How The Lunar Craters Got Their Names

Impact craters are the result of asteroids, comets, or meteorites hitting the Moon’s surface. Craters were originally thought to have been formed by volcanoes collapsing since they reminded viewers of Earthly volcanoes. The theory that they formed from the impact of foreign objects was doubted back then due to the spherical shape of craters. Scientists supposed that craters should be elongated if they were caused by impacts since most objects would occur at a slanting angle. Asteroids and other objects hit with a range of speed, but generally at about 12 miles per second or 43,200 miles per hour. With this great speed of impact, the angle doesn’t matter. Craters are round because of the high velocity with which they are formed, which proves the impact explanation for the origin of craters. The Earth’s atmosphere burns up any object from space and prevents it from impacting the surface. However, the Moon has no atmosphere to protect itself from potential impacts. The Moon also does not have wind or water to erode away the craters once they are formed. These craters therefore remain unchanged until another impact occurs. Due to this, the number of smaller impacts within the greater crater can help to estimate the age of a crater.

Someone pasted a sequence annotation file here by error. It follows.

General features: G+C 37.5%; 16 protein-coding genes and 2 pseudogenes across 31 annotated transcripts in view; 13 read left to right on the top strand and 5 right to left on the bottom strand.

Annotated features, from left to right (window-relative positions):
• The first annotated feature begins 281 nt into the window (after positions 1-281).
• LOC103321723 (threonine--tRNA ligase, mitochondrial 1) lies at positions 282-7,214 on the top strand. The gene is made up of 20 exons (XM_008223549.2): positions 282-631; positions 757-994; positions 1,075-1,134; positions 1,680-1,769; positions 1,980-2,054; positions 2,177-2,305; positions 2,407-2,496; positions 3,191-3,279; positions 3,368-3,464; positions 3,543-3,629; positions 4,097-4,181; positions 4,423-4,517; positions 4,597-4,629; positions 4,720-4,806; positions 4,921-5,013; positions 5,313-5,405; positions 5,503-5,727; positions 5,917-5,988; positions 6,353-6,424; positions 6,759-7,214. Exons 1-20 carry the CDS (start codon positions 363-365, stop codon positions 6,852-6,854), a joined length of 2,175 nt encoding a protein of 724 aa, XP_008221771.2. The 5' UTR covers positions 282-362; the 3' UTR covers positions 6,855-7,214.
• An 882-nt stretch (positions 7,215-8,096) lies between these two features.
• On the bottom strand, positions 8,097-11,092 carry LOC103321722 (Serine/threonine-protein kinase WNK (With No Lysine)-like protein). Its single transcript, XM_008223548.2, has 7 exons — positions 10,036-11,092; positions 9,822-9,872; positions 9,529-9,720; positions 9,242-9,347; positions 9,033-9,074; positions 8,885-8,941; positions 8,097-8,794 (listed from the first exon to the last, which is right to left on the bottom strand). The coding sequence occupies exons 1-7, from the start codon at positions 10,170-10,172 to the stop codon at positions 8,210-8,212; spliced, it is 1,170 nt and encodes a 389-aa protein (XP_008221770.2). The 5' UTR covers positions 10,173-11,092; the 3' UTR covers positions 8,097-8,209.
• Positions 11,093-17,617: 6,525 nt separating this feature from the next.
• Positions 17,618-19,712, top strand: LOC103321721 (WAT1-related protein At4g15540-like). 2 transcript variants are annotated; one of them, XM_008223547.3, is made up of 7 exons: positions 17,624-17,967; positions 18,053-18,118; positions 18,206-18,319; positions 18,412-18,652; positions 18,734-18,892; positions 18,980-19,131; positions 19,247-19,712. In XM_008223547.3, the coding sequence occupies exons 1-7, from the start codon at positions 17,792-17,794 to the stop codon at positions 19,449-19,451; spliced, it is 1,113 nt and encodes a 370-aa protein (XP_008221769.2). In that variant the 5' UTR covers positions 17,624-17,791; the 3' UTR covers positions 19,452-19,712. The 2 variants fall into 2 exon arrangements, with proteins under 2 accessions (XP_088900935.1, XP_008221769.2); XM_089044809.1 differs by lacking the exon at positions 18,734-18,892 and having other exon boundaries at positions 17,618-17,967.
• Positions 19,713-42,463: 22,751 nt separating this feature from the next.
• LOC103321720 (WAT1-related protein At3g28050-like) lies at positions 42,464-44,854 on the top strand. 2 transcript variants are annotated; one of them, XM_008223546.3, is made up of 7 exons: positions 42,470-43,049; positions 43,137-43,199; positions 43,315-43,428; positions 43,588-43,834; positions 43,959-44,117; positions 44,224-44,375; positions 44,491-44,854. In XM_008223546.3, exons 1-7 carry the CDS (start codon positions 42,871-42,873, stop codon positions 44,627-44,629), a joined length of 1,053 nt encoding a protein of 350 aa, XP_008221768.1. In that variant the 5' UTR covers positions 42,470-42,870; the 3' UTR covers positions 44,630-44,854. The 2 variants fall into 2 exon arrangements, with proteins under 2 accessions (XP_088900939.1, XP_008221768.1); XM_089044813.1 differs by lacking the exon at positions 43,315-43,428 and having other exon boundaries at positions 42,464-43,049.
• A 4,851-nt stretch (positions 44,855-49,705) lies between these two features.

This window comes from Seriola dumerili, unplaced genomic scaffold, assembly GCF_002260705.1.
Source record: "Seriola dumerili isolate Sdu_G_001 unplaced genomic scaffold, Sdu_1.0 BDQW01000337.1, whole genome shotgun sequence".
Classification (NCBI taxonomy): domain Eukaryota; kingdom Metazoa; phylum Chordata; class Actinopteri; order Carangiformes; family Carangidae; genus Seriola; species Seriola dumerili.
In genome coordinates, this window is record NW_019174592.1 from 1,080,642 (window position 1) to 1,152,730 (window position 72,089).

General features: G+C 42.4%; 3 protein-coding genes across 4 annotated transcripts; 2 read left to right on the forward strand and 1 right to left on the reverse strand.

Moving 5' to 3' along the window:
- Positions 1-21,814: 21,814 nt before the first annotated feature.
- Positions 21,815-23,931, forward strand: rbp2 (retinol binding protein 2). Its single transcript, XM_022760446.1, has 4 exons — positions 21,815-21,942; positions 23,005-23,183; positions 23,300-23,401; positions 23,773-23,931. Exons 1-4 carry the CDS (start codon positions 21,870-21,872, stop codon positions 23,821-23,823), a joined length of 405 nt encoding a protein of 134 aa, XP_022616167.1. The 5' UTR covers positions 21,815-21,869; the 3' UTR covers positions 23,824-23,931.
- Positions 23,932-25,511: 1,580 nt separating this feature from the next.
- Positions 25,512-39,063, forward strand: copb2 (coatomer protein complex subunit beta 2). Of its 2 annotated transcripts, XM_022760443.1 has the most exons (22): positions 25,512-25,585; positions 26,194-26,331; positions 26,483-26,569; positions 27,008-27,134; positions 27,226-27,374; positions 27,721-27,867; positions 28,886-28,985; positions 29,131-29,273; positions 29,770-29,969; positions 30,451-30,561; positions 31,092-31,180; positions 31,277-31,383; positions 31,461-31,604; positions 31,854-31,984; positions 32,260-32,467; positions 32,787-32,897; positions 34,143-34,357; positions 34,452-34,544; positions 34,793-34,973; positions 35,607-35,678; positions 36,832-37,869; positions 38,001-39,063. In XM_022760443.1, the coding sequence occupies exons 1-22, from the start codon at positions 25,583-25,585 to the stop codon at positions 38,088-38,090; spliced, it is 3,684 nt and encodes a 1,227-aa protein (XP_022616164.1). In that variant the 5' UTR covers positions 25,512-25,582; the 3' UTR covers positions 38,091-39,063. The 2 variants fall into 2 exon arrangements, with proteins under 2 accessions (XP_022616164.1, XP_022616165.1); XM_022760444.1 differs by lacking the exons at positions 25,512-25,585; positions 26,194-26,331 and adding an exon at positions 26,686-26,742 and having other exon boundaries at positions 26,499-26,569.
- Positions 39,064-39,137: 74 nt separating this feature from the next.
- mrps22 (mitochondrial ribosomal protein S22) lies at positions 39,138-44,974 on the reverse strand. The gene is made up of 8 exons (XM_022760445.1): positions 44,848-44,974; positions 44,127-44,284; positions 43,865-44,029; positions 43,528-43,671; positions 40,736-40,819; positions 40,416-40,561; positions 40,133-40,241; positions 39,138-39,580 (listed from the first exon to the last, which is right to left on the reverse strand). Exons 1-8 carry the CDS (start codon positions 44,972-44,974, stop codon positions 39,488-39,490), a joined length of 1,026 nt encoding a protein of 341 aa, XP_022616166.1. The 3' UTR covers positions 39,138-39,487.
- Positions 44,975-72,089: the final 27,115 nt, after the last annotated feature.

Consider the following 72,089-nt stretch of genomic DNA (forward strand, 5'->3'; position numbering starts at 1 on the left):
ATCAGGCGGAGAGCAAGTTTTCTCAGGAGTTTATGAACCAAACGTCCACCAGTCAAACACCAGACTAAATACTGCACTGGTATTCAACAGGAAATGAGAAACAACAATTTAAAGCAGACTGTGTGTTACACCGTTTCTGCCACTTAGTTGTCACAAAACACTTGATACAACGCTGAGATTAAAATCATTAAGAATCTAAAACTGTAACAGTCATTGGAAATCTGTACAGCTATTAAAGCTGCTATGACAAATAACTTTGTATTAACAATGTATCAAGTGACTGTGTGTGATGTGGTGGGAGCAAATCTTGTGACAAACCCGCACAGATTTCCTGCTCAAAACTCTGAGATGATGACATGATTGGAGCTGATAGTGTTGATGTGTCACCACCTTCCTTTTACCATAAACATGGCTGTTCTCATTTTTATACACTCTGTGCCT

Galileo built his telescope in 1609 and set its viewfinder on the moon on Novermber 30, 1609. At which point he discovered that the moon was not a perfect sphere. It instead was speckled with hills and depressions. The word crater was derived from the Greek “Krater,” which means bowl or wide-mouthed goblet, and the Latin word for cup after Galileo’s discovery of the strange indentations. Later in 1651, an Italian astronomer named Giovanni Battista Riccioli mapped out the surface of the Moon. Some of the major landmarks had already been named in the previous years, but Riccioli created a new identification system of his own. He started with calling the flat plains “maria,” which is the Latin word for seas since he mistook these areas for lunar oceans. He then named the craters after famous astronomers and philosophers. In the Northern hemisphere, the craters were named after astronomers from the past. The Southern hemisphere craters were then named after famous men living at the time. Astronomers kept Riccioli’s labeling system since then , building off of his precedent. Some of Riccioli’s names include Ptolemy, Copernicus, Kepler, Aristarchus, Hipparchus, Erathostenes, Meton, and Pythagoras. Since the 17th century, scientists have strayed slightly from Riccioli’s original system. The Russians named a large crater on the far side of the moon after their own Tsiolkovsky in the 19th century, since they were the first to observe the rear of the Moon. Now, craters can be named after anyone. One online service for example offers to the public a plaque that calls a crater your own for a $40 fee.

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